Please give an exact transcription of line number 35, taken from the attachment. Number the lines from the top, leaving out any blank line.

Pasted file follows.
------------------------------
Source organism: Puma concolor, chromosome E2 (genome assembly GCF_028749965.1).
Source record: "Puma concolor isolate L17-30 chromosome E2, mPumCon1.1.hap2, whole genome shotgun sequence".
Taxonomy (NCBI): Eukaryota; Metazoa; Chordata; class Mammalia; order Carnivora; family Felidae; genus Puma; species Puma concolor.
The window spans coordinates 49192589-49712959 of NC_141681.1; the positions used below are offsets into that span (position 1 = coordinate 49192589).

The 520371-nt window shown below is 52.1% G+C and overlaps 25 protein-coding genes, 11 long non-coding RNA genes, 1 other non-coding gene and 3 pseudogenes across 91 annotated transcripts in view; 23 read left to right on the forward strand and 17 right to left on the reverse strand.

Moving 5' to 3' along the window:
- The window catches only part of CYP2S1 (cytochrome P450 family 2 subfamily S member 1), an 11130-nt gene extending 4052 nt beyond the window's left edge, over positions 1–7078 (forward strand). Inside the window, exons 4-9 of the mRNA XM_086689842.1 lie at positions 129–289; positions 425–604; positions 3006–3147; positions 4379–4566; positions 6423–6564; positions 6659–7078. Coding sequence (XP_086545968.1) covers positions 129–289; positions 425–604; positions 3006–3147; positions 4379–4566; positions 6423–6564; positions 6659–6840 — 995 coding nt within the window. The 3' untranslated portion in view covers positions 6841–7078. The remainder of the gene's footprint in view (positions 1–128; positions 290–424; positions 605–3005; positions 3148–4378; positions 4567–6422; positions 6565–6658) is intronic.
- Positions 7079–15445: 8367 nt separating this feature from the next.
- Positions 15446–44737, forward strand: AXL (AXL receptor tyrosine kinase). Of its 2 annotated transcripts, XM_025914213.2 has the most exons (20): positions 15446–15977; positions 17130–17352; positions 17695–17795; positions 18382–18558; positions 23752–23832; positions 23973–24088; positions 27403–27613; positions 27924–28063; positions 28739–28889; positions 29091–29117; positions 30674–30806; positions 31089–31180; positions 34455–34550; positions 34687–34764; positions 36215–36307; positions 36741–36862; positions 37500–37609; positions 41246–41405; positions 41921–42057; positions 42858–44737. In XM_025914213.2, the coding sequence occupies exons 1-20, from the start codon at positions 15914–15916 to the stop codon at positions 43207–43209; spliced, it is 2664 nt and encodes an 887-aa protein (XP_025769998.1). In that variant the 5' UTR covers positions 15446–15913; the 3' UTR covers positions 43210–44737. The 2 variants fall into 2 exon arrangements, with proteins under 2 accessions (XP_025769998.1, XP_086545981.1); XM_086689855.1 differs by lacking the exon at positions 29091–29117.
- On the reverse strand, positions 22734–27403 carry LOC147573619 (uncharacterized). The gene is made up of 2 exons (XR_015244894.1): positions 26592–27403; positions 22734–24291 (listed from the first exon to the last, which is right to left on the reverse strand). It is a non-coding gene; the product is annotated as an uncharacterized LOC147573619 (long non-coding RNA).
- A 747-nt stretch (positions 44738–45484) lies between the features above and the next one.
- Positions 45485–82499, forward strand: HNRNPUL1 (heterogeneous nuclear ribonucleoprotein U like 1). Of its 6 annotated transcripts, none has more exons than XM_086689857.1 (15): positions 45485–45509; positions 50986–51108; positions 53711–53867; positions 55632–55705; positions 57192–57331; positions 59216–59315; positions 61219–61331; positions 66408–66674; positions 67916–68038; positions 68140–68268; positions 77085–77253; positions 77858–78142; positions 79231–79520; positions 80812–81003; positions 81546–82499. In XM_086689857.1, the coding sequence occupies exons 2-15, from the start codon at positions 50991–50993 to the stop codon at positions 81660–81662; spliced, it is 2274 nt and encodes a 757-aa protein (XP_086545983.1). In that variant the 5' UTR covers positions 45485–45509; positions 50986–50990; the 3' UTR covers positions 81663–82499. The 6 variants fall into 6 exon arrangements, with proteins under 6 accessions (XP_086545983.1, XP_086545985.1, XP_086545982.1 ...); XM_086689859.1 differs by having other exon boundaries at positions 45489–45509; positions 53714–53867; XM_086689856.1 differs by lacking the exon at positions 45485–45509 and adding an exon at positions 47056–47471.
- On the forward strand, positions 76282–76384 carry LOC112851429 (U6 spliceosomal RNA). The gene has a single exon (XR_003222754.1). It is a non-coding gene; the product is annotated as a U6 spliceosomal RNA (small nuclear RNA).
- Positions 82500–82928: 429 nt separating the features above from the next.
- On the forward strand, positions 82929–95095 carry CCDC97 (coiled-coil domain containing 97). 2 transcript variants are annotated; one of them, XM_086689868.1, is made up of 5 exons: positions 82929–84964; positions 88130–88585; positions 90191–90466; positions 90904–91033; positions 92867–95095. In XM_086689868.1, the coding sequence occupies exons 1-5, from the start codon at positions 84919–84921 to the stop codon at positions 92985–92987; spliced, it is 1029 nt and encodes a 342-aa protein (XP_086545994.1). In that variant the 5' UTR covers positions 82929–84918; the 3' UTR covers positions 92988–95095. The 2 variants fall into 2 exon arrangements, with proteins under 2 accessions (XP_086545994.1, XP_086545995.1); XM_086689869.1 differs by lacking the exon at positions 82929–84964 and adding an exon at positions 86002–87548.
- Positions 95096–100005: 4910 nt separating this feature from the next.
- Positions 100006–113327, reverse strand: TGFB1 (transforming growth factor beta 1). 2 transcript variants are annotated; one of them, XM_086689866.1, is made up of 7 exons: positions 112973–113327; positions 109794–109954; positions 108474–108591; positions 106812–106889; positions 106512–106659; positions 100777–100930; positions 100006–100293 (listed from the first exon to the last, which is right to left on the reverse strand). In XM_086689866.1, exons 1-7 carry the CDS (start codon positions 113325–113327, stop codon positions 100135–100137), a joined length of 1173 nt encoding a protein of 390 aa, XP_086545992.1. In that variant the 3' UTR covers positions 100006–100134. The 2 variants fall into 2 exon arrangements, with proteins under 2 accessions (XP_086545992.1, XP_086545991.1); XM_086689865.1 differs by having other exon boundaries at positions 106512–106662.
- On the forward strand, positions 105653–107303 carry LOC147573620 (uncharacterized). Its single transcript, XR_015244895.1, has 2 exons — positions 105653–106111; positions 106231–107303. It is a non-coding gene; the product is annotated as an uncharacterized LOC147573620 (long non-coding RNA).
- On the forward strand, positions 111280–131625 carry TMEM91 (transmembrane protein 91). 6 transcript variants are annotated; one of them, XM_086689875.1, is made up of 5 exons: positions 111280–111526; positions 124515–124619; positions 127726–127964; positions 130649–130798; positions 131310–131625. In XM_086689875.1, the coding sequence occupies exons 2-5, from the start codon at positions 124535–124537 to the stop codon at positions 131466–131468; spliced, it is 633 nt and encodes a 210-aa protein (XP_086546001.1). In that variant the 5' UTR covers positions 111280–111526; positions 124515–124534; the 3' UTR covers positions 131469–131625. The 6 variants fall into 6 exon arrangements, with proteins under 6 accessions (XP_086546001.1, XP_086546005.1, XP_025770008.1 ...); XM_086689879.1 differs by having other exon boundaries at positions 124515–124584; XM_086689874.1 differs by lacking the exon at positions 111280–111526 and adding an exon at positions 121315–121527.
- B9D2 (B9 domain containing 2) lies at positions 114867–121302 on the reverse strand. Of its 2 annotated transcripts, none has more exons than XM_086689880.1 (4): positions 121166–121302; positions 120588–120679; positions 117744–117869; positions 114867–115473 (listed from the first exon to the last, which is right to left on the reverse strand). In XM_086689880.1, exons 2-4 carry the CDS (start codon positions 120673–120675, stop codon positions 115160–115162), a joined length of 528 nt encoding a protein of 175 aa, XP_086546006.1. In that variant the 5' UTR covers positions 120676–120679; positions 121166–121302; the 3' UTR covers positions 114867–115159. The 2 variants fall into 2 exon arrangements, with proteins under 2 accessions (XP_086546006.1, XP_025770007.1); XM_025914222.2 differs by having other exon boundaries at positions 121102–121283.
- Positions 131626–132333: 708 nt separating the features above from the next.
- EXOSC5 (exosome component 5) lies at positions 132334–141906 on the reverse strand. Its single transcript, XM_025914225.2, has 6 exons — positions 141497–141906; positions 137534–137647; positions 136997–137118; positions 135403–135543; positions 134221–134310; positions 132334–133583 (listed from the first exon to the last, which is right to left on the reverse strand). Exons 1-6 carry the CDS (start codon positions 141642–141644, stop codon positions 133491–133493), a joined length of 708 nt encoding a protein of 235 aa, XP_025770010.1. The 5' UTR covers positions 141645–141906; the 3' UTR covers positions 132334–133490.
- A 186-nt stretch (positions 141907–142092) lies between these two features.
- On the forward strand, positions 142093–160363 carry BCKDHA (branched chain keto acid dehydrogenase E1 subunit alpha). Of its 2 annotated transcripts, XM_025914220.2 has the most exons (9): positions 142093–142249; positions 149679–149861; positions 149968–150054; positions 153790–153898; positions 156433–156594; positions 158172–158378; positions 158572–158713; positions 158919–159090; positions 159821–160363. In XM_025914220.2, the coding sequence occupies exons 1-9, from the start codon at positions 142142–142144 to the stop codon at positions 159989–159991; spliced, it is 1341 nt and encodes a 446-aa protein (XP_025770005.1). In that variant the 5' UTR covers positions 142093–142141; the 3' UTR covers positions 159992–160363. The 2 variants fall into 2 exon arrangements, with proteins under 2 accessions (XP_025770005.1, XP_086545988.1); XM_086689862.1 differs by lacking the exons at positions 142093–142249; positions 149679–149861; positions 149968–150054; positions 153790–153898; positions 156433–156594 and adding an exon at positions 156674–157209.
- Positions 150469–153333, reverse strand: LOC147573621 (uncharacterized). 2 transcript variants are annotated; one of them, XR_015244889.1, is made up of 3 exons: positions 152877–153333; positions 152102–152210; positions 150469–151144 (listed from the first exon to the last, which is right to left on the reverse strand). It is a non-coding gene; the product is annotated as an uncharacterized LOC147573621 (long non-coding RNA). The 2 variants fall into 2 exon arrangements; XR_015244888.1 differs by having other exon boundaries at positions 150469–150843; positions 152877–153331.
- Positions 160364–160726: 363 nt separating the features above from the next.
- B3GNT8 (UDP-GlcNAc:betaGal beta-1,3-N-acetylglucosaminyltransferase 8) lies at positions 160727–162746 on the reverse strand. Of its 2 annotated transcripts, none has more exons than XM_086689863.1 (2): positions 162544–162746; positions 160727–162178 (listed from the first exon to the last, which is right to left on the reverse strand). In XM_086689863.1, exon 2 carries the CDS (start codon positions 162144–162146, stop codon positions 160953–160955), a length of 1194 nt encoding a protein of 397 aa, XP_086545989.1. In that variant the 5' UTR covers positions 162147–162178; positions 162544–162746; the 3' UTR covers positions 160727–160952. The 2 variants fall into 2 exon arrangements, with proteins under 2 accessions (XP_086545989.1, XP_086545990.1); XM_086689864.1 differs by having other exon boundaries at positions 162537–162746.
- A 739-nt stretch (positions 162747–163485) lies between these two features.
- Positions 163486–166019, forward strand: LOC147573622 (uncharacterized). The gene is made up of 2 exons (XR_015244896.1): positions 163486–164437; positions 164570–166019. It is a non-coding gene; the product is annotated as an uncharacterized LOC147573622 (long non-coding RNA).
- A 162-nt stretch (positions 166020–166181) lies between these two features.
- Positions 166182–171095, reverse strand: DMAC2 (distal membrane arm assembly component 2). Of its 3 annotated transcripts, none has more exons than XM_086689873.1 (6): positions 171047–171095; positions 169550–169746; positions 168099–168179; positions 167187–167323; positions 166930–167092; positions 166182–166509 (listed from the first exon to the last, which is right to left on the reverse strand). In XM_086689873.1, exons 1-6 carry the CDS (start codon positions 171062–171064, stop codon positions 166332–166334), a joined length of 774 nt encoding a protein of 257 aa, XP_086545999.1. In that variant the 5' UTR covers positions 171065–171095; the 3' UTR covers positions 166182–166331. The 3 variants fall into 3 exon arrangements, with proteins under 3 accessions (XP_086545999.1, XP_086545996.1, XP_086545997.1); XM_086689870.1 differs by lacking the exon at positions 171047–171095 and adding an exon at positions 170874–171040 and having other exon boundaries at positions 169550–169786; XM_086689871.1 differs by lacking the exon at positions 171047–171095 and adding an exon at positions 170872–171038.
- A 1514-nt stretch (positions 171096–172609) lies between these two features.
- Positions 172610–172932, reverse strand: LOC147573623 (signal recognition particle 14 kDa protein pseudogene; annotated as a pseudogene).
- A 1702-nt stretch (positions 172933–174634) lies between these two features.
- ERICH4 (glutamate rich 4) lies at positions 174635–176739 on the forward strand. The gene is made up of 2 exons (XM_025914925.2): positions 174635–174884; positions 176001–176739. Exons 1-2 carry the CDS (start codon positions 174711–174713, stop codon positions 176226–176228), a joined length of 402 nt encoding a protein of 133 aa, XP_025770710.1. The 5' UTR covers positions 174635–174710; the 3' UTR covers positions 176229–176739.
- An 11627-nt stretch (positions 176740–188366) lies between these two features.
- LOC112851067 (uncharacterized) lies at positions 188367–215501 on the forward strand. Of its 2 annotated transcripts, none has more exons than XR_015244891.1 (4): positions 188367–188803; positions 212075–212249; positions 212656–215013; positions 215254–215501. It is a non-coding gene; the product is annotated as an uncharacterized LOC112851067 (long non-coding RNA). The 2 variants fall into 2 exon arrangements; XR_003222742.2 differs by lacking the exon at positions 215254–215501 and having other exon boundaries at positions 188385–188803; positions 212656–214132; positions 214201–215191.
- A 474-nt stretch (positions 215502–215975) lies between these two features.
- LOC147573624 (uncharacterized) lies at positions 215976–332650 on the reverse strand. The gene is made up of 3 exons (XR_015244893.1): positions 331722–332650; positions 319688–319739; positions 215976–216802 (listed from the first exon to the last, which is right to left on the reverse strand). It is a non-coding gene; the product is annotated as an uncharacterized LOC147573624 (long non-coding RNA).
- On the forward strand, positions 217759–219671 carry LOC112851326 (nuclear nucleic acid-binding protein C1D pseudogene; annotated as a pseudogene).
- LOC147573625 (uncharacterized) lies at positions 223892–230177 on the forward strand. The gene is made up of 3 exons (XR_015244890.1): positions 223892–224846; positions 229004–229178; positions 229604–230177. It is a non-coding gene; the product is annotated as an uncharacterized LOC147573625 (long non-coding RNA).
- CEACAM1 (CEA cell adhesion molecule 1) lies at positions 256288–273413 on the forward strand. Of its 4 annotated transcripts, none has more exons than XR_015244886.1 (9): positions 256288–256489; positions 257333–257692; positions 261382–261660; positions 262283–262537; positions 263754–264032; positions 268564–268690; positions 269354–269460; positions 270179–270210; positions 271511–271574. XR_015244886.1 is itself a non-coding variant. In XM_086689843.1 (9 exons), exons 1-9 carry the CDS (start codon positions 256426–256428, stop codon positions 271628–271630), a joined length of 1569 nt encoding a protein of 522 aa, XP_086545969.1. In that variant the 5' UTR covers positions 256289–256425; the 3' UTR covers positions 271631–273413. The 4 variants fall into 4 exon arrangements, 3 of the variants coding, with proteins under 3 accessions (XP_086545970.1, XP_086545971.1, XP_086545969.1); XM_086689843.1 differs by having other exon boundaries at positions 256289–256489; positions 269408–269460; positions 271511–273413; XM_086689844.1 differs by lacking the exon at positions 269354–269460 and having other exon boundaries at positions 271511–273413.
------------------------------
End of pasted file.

- ERICH4 (glutamate rich 4) lies at positions 174635–176739 on the forward strand. The gene is made up of 2 exons (XM_025914925.2): positions 174635–174884; positions 176001–176739. Exons 1-2 carry the CDS (start codon positions 174711–174713, stop codon positions 176226–176228), a joined length of 402 nt encoding a protein of 133 aa, XP_025770710.1. The 5' UTR covers positions 174635–174710; the 3' UTR covers positions 176229–176739.